Fathers are a common thread throughout the show, leading to another heartfelt moment later in the production. A man speaks of the father he never knew, whose final meal took place under arrest in a concentration camp. Here, food serves as a way of connecting to one’s past, while also imagining an alternate ending. The conversation moves from “what did he eat?” to “what would he have really chosen?” The former is sparse and heartbreaking, while the latter is a beautiful representation of this man’s personality, heritage, and family. In this imagined ending, his father feasts, surrounded by loved ones—his cup literally overflowing. As this moving narrative is performed, we suddenly watch our storyteller leap from the counter onto a tall pole running floor to rafters, and—in a moment that left everyone speechless—he plummets to the floor, face first, stopping himself just inches from the ground. This simple gesture, interwoven with its complex monologue, left a poignant mark on this often light-hearted production.

Yet without doubt, it is the incorporation of the audience that makes “Cuisine & Confessions” such an uniquely dynamic performance. Whether being called onstage to chat over a bowl of olives; being serenaded by a surprise lover in the cast; or being handed actual freshly-baked banana bread and fresh pasta at the end of the production by the company members themselves, the audience feels completely included in this shared group experience—from the moment it enters to the moment it happily departs.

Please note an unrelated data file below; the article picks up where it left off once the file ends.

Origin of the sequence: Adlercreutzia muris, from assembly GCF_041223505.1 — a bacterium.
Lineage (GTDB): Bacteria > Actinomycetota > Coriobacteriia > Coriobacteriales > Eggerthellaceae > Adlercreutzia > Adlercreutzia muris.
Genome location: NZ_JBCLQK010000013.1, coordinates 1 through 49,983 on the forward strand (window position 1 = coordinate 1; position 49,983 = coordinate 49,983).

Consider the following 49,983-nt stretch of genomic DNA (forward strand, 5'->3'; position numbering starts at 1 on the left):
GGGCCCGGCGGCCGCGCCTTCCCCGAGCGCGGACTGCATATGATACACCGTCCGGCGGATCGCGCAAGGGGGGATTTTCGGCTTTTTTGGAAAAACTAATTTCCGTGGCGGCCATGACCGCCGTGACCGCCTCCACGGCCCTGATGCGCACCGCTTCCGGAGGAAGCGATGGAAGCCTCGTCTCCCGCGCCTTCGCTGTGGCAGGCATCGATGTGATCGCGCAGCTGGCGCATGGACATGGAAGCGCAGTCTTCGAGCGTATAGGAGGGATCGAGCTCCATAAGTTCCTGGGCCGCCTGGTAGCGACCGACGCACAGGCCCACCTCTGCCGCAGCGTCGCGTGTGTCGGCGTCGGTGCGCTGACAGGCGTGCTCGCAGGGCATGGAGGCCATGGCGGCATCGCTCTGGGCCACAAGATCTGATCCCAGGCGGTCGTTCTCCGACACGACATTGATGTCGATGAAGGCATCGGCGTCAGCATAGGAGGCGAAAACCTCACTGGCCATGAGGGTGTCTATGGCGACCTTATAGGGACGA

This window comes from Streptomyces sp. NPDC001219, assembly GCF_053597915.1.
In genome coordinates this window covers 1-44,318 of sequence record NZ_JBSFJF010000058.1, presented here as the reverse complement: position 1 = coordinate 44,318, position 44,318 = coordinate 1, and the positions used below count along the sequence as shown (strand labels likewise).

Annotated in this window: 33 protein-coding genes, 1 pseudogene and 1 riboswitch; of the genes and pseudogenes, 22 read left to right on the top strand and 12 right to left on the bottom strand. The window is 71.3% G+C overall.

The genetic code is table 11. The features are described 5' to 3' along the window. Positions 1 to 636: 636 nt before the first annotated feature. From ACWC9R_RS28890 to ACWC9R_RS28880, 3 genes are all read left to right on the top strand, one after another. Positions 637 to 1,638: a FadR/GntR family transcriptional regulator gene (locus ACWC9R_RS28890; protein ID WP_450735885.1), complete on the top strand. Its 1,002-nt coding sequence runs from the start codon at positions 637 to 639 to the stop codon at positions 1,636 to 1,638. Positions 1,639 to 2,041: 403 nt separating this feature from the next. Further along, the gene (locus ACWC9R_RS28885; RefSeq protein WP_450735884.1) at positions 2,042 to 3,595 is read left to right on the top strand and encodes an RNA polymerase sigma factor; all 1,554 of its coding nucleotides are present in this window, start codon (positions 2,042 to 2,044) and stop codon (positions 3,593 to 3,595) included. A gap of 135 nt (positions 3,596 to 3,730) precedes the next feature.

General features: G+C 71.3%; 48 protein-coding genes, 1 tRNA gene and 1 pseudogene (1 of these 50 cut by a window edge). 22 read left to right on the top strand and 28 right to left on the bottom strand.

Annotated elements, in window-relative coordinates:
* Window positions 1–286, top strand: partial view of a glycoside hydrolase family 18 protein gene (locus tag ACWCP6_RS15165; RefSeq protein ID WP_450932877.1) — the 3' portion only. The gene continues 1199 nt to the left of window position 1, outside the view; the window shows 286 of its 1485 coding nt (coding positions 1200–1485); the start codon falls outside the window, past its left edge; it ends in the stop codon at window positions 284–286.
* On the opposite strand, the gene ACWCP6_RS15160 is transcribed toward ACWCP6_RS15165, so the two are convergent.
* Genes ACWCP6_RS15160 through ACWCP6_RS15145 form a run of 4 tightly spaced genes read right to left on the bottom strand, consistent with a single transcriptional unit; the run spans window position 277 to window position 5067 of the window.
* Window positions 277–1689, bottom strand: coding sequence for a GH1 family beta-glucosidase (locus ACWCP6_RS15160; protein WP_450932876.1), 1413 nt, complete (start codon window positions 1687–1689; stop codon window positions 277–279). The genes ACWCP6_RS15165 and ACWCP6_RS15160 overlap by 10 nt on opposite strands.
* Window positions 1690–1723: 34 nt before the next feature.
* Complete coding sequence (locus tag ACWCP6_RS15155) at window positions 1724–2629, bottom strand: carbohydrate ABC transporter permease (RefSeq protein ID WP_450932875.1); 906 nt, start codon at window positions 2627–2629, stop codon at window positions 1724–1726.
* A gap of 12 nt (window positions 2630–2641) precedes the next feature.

Merli V. Guerra

Merli V. Guerra is a professional dancer and award-winning interdisciplinary artist with talents in choreography, filmmaking, writing, and graphic design based in Boston, MA, and Princeton, NJ. She is Co-Founder and Artistic Director of Luminarium Dance Company (Boston, MA), and has performed lead roles with modern and Odissi companies on international tours to India (2007, 2012) and Japan (2009), while her choreographic works, screendance films, and installations have been presented by more than 80 events across the U.S. and abroad in Canada, Germany, and Italy. As a writer, Guerra is Senior Contributor to The Arts Fuse (curating its weekly “top pick” dance events across New England), and a ballet and contemporary dance critic for the international Fjord Review, and Dance International magazine. She is an MFA in Dance candidate at Rutgers University (New Brunswick, NJ), and frequently acts as a guest choreographer, panelist, speaker, and advocate for the arts throughout New England and the Mid-Atlantic.



Dancing with You
REVIEWS | Karen Hildebrand

Dancing with You

The stage is strewn with potatoes. Single straight back chair, overturned. A canteen. At center is a life scale charcoal sketch, unframed on canvas. It looks like a human figure topped by a dark smudge of a head—the shape calls to mind a famous work of Gustav Klimt. 

Continue Reading
Fifth Avenue Blooms
REVIEWS | Faye Arthurs

Fifth Avenue Blooms

How long is their nap?” my three-year-old asked about halfway through the Trisha Brown Dance Company’s performance of “Group Primary Accumulation,” a 20-minute supine dance for four.

Continue Reading
They Were There
BOOKSHELF | Candice Thompson

They Were There

In her new biography, The Swans of Harlem, journalist Karen Valby is witness to the testimony of five pioneering Black ballerinas intimate with the founding history of Dance Theatre of Harlem. 

Level Up
REVIEWS | Rachel Howard

Level Up

Sacramento Ballet executive and artistic director Anthony Krutzkamp dresses sharp and gives a memorable pre-curtain speech. The way he tells it, the Central California company was in rehearsals for “Swan Lake” last year when he realized he faced an enviable problem: the dancers were too good for the ballets he’d programmed under a five-year plan. 

Continue Reading
Good Subscription Agency